Also worrying is this idea of free SHS that the CPP and NPP are propagating. This is worrying because, it is devoid of realism. I remember when Nana was questioned about this idea (I will not call it a vision) which is actually enshrined in the UN Convention on the Right of the Child (UNCRC) he was not able to provide a cogent and tangible answer. The truth is that all countries that bought into the UNCRC would in one point in their development address all the provisions including right to free education. So, the 'when' of such implementation is essential taking into into consideration all other factors. Mr Hassan Ayariga was desperately trying to unveil the unrealistic nature of the free SHS propaganda from the CPP and NPP but was short of clarity. I am with what he was try to say: Ghana as a nation is not ready for free SHS. This is because our schools need for resources, and quality teachers who are well paid. Information Communication Technologies (ICT) need to be provided every school and use as a tool and a resource for effective teaching and learning. Our educational system should aim for quality and not quantity. Hence the foundation for this is important. This is why also concurred with the President John Mahama on prioritising the Basic Education provision at this point in our development. At least one can trust the NDC when it comes to taking bold and robust decisions regarding education. Personally, I will go for more resourcing of our schools rather than providing free SHS. Centrally, I will prioritise quality teaching through sound teacher training and competitive renumeration for teachers and all those who work in education. Probably, Nana Akuffo-Addo is basing his promise on replicating Mr. Tony Blair's message of "Education, Education, Education" that brought the Labour Party into power in 1997. However, Tony's message was informed by years of empirical evidence and pivot of which was educational resourcing including teacher training and retention, ICT and infrastructure provision. Has Nana and Sakara any evidence that the priority of our country at this point in time is free SHS? If yes, then they should go for it but I doubt if it is. So, it is still not late for them to change course on this issue of education for as it is, it is too utopia.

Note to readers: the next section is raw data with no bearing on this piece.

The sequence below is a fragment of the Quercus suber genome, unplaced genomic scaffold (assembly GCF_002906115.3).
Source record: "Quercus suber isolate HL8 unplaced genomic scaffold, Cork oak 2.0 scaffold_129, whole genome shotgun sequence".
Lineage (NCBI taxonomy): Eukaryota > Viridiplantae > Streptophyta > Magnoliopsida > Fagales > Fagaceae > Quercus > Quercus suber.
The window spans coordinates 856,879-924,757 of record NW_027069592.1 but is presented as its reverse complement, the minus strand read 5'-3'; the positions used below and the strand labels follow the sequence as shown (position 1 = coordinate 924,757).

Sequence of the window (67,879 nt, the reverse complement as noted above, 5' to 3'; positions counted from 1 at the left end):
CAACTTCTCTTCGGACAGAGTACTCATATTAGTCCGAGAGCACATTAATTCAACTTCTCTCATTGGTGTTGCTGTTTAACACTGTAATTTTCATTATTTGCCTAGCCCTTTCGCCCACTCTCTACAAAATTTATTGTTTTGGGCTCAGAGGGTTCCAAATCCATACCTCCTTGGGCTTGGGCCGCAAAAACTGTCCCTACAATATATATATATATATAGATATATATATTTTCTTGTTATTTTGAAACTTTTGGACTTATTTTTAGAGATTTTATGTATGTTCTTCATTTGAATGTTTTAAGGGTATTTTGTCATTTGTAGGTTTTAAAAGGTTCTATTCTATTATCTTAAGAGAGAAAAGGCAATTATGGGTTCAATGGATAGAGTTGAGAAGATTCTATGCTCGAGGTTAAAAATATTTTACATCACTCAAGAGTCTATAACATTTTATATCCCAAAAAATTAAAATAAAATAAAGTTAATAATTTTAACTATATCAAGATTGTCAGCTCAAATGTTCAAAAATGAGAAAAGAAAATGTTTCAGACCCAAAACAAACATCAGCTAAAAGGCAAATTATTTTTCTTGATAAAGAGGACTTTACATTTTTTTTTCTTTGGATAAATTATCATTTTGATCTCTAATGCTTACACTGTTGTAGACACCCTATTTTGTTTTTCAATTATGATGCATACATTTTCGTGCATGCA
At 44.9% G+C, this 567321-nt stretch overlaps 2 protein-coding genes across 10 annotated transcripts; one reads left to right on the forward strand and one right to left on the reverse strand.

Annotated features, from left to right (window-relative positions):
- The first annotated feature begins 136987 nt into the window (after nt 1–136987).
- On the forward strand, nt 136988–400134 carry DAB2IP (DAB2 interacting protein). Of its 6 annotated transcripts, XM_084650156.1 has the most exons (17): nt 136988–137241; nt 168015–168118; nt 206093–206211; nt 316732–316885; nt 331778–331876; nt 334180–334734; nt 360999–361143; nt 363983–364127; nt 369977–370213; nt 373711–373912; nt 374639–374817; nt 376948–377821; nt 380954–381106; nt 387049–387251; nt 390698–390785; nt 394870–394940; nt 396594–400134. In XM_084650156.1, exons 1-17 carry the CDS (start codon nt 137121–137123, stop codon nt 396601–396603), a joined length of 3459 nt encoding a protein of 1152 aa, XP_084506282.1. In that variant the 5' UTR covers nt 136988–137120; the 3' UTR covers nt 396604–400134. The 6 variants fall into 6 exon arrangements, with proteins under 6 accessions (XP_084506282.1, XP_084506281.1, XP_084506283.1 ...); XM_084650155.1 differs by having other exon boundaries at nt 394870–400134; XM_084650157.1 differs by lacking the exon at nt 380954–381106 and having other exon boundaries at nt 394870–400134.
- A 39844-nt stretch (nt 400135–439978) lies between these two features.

In the next debate I will like all participant to adopt more nationalistic approach rather than partisan. They should take clues from the way President Mahama engaged, interacted and interrogated the issues at stake and do the same. It is obvious, that CPP will not win but in my opinion Dr Sakara is a great asset to our nation and could be involved in the strategic side of things in any Government and I can see President Mahama doing this because of what he said in his closing remark; involving all Ghanaians respective of their political affiliation, gender and ethnicity in harnessing our resources for accelerated development. If I have a vote, this is what I will vote for. I am keenly looking forward to the next debate. I love Ghana.
Columnist: Awuku, Samuel